How to Clean a Flag


We all have seen it. That house on the street proudly flying a flag with good intentions but sadly, the flag has seen better days. What came out of the box with bright colors and blinding whites is now starting to look dingy and sad.

Fortunately, with a little bit of effort and a few tips and tricks up your sleeve, it’s easy to clean a flag so that it looks brand new again. Read on to find out how to clean a flag using a machine and what to do if it needs to be hand-washed.

What You Need For Flag Cleaning

Flag cleaning equipment largely depends on what materials your flag is made out of. Polyester, nylon, and other synthetic fabrics are normally safe to wash in a machine. Cotton and wool flags, on the other hand, are more fragile and usually require dry cleaning.

If you still have the washing instructions or a flag cleaning guide from when you purchased the flag, a gentle hand washing might be acceptable. An all-fabric or oxygen-based bleach and cold-to-lukewarm water are recommended for natural fabrics when cleaning a flag.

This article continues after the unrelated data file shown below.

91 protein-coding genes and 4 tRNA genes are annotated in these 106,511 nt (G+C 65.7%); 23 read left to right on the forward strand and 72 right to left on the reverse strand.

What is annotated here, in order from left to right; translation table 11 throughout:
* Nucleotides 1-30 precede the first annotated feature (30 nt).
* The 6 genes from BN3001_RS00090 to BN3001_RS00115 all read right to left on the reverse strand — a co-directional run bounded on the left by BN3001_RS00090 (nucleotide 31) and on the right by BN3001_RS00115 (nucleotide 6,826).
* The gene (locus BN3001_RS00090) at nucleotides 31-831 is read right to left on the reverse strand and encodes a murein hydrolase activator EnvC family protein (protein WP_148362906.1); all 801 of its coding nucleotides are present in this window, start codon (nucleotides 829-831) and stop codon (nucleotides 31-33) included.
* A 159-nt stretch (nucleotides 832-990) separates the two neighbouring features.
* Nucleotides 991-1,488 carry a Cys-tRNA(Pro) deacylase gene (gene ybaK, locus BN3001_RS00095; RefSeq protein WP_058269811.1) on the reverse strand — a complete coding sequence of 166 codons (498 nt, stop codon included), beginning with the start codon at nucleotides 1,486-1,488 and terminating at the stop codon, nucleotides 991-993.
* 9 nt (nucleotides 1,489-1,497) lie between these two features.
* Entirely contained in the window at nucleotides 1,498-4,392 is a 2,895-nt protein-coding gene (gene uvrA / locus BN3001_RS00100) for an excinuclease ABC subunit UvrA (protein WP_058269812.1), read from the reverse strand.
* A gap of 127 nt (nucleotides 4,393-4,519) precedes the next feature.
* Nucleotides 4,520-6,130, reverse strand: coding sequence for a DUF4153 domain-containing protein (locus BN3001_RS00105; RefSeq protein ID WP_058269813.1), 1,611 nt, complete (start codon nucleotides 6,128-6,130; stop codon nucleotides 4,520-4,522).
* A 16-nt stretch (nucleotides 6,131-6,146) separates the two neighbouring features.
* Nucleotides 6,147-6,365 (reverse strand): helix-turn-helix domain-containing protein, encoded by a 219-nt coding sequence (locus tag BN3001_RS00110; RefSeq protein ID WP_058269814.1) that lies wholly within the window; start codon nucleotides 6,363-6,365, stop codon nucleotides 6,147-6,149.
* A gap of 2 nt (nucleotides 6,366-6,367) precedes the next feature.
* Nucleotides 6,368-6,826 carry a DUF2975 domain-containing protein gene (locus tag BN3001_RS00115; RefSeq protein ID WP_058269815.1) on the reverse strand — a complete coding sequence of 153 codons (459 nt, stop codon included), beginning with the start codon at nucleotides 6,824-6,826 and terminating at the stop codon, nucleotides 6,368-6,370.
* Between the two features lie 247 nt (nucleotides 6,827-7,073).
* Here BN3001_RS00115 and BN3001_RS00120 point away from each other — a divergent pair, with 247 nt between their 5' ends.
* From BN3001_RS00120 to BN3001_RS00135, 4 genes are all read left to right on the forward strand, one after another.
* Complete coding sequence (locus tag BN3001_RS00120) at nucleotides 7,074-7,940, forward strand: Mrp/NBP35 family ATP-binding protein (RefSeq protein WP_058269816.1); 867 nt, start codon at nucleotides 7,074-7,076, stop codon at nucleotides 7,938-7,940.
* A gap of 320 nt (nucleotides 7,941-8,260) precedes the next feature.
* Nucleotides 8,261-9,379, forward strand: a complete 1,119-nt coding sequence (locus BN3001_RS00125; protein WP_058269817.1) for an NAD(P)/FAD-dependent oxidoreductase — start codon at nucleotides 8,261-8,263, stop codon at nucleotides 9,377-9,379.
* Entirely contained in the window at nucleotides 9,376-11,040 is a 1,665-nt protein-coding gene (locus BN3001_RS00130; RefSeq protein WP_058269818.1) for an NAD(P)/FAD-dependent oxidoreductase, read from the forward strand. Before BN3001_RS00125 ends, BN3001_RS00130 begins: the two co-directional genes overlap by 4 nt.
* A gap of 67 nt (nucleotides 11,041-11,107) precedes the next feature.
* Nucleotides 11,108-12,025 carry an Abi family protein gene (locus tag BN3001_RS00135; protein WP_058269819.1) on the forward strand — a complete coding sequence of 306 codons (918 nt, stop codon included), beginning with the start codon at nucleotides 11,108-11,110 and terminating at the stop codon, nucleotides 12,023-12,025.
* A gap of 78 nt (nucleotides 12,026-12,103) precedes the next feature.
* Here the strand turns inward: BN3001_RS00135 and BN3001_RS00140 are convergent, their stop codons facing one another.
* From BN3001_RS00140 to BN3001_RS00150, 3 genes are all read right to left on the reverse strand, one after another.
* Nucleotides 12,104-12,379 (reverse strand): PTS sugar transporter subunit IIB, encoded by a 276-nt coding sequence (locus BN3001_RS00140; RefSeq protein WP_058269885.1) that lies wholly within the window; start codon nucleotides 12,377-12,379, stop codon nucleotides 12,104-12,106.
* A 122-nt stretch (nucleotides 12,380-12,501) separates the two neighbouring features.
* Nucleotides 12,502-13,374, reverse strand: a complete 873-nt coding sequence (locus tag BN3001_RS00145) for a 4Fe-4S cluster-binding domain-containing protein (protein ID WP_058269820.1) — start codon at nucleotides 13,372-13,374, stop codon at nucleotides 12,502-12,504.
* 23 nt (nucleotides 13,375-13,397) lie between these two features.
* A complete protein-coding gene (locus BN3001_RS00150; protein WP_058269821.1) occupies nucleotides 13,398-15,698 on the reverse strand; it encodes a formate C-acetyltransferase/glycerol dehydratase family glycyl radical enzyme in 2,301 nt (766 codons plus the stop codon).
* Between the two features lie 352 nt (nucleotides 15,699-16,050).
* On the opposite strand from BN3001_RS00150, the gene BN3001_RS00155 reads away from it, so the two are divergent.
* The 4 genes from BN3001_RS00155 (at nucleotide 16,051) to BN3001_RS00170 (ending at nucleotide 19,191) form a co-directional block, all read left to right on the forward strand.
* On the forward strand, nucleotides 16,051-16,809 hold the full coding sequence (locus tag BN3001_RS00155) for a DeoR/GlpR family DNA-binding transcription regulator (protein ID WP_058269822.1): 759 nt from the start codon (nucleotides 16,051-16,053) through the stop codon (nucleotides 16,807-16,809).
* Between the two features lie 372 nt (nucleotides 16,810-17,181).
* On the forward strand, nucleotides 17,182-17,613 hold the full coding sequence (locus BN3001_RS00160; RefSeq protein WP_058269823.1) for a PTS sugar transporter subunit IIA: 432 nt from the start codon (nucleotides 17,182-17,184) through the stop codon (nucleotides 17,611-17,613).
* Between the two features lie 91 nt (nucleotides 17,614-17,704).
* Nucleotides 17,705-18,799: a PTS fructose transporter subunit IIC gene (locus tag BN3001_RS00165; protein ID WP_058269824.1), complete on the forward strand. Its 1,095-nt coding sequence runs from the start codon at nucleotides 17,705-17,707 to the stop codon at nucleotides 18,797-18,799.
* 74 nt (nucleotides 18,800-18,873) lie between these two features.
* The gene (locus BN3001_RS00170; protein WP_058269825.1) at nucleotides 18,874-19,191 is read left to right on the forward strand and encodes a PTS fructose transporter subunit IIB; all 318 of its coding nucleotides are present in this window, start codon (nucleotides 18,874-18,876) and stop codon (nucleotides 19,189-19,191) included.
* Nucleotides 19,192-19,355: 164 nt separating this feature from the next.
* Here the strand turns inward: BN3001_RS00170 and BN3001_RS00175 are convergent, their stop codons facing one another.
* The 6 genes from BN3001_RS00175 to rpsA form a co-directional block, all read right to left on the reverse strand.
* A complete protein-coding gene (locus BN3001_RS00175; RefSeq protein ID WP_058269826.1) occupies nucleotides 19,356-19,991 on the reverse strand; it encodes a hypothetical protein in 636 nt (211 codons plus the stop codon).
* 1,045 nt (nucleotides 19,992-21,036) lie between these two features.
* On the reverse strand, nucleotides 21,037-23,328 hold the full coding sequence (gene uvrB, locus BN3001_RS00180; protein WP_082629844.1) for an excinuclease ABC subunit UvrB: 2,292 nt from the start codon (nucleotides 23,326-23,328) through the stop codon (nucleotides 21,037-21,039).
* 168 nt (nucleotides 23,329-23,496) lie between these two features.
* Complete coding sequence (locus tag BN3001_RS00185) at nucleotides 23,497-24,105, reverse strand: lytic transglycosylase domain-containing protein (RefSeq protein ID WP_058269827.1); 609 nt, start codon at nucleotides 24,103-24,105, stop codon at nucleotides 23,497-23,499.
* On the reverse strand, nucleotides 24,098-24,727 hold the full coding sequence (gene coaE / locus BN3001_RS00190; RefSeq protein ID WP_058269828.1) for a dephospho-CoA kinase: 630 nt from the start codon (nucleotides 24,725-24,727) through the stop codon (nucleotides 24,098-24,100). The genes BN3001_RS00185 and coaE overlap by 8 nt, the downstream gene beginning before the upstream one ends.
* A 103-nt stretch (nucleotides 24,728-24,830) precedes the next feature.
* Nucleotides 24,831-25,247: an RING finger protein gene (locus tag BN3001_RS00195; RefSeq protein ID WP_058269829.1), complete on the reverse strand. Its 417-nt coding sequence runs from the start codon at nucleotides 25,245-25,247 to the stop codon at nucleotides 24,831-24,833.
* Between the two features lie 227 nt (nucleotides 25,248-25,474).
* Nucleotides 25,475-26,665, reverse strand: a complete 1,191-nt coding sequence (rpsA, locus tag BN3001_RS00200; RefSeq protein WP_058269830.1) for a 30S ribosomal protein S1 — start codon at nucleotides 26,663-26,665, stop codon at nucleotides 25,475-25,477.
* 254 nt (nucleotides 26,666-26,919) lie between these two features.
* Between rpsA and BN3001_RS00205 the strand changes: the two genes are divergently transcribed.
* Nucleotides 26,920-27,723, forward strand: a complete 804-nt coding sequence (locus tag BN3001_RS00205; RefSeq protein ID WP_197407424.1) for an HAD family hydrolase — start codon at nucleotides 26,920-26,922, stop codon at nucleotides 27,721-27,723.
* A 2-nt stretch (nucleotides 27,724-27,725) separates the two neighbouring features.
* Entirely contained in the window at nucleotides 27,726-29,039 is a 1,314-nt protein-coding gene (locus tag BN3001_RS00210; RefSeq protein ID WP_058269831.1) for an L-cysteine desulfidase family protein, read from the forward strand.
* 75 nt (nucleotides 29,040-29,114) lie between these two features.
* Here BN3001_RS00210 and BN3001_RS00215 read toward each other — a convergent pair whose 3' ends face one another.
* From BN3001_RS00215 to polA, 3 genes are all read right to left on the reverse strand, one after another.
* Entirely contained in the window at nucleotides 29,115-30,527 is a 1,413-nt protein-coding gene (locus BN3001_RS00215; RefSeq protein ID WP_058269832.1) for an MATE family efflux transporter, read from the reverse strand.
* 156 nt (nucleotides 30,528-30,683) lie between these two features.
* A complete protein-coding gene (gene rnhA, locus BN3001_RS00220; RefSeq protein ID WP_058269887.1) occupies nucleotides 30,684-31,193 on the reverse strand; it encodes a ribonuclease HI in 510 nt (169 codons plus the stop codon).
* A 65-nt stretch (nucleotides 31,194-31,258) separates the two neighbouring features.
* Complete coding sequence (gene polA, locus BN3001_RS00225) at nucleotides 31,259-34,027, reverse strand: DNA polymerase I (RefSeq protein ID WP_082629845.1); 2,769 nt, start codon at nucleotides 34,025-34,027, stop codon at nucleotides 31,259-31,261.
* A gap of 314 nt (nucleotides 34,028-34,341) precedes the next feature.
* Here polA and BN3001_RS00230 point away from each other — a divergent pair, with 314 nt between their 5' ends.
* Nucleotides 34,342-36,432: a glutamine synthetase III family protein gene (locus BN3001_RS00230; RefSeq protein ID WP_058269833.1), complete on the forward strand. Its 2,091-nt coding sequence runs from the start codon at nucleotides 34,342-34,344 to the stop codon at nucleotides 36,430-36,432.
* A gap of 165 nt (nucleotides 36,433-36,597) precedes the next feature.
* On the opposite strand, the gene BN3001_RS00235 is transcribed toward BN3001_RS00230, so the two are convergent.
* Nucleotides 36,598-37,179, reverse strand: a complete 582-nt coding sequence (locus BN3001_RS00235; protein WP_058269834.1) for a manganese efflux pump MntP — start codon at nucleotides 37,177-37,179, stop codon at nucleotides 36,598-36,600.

How to Clean a Flag Using a Washing Machine

Before you begin, place your flag on a flat surface and remove any loose dust using a dry cloth. If you spot any caked-on stains such as bird feces, try to remove these with a damp sponge. For harder to remove stains, you can use a stain remover but do a spot test on the flag first to make sure it doesn’t affect the colors.

Set your machine on a gentle cycle with cool water and a mild detergent. Once washed, do not use the dryer. The heat from the dryer can be damaging to synthetic materials.

Instead, lay your flag flat or hang it up to dry. If you need to, you can use a cool iron to remove any wrinkles once it’s dry.

How to Hand Wash a Flag

For more natural materials and flags that may hold more sentimental significance, like these spring flags, hand washing is the way to go. Your first step is to check if the flag is colorfast. Rub a wet cotton swab on a small section of each color of the flag.

If you see any color transferring to the cotton swab, then it’s likely colors will bleed when washing. In this case, you should stick to dry cleaning.

Otherwise, dust off the excess dirt and clean any caked-on stains as with machine washing. Once you’ve got the majority of the dust off, gently hand wash with a mild detergent and cold water. Thoroughly rinse once you’re done with cold water and lay on a flat surface to dry.

More Flag Cleaning Tips

Now that you’ve mastered the basics of how to clean a flag, it’s time to get out there and revive your once brilliant display.

Cleaning a flag is much easier than most people think, making flag ownership much more accessible. Learn more about flag cleaning and other flag etiquette in our Lifestyle section.